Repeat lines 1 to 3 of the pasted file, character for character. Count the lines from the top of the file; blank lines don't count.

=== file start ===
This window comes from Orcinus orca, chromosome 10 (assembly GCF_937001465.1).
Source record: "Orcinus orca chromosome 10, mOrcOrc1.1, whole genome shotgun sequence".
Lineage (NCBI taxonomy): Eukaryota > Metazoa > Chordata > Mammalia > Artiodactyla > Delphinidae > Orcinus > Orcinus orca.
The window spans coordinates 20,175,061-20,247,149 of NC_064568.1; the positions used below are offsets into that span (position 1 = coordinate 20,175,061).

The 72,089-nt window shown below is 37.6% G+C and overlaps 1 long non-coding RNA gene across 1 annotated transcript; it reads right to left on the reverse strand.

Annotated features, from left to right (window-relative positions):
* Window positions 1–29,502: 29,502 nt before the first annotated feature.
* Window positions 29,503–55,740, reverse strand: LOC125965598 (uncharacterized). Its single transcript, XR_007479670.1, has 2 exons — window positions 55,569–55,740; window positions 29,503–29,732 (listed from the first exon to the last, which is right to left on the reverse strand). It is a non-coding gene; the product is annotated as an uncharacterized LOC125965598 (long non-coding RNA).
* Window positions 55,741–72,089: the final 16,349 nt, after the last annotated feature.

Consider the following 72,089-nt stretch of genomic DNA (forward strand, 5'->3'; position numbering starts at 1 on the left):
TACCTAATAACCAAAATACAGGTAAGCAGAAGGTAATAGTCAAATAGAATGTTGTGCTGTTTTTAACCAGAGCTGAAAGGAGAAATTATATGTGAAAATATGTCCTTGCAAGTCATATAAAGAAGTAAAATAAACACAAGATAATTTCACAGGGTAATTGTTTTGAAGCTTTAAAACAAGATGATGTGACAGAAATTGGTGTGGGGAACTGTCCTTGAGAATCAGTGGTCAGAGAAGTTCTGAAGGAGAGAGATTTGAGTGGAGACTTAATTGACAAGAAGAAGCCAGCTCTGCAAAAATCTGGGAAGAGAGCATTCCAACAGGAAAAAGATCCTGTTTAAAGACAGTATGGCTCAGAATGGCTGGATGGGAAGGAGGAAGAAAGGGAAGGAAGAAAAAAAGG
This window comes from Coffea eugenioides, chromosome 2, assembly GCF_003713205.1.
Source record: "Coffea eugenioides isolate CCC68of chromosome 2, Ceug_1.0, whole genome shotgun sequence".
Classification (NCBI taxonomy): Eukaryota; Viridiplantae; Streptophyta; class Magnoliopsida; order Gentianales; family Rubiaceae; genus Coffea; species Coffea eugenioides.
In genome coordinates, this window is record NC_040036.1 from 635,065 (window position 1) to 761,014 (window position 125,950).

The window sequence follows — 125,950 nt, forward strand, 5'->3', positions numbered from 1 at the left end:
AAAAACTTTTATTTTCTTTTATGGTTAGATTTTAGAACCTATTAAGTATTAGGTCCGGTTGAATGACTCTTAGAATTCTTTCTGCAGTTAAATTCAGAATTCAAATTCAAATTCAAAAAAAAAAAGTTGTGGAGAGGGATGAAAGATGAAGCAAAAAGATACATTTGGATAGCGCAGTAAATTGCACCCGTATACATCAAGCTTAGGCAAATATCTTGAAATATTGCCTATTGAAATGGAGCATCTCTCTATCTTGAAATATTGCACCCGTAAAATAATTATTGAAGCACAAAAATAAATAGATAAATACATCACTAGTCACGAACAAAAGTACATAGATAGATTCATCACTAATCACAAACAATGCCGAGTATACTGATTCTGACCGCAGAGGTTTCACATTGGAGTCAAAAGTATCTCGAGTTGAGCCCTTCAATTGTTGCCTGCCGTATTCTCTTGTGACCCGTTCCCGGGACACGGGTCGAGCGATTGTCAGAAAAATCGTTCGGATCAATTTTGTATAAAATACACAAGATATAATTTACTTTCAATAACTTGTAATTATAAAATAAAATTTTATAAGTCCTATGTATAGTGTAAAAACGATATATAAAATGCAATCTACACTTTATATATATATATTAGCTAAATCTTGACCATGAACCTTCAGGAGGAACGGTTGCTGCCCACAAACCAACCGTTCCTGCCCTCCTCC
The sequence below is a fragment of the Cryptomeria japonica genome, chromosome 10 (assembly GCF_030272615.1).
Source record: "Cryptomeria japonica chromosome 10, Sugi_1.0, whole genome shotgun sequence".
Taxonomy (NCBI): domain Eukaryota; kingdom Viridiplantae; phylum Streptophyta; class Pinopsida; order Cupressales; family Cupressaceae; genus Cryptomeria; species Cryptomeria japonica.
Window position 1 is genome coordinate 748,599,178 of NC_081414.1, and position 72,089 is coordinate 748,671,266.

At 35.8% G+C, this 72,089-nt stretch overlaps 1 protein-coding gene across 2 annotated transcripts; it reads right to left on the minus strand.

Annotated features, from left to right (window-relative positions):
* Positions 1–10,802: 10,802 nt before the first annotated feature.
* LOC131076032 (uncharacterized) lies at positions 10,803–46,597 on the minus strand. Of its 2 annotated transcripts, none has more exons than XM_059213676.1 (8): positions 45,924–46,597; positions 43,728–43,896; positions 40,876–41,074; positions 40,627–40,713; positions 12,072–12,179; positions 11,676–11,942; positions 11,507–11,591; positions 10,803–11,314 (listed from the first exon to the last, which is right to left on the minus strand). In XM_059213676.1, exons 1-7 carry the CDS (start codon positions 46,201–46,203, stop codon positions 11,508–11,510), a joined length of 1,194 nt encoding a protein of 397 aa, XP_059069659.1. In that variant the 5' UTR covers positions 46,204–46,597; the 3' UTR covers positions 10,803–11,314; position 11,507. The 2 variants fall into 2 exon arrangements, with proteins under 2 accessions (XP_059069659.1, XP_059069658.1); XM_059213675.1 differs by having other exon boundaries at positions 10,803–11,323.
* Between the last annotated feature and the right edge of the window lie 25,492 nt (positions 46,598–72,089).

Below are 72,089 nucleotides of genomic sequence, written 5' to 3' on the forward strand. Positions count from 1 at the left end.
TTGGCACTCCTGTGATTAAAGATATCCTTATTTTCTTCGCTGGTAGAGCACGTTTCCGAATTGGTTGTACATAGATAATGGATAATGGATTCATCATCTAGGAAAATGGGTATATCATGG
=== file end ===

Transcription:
This window comes from Orcinus orca, chromosome 10 (assembly GCF_937001465.1).
Source record: "Orcinus orca chromosome 10, mOrcOrc1.1, whole genome shotgun sequence".
Lineage (NCBI taxonomy): Eukaryota > Metazoa > Chordata > Mammalia > Artiodactyla > Delphinidae > Orcinus > Orcinus orca.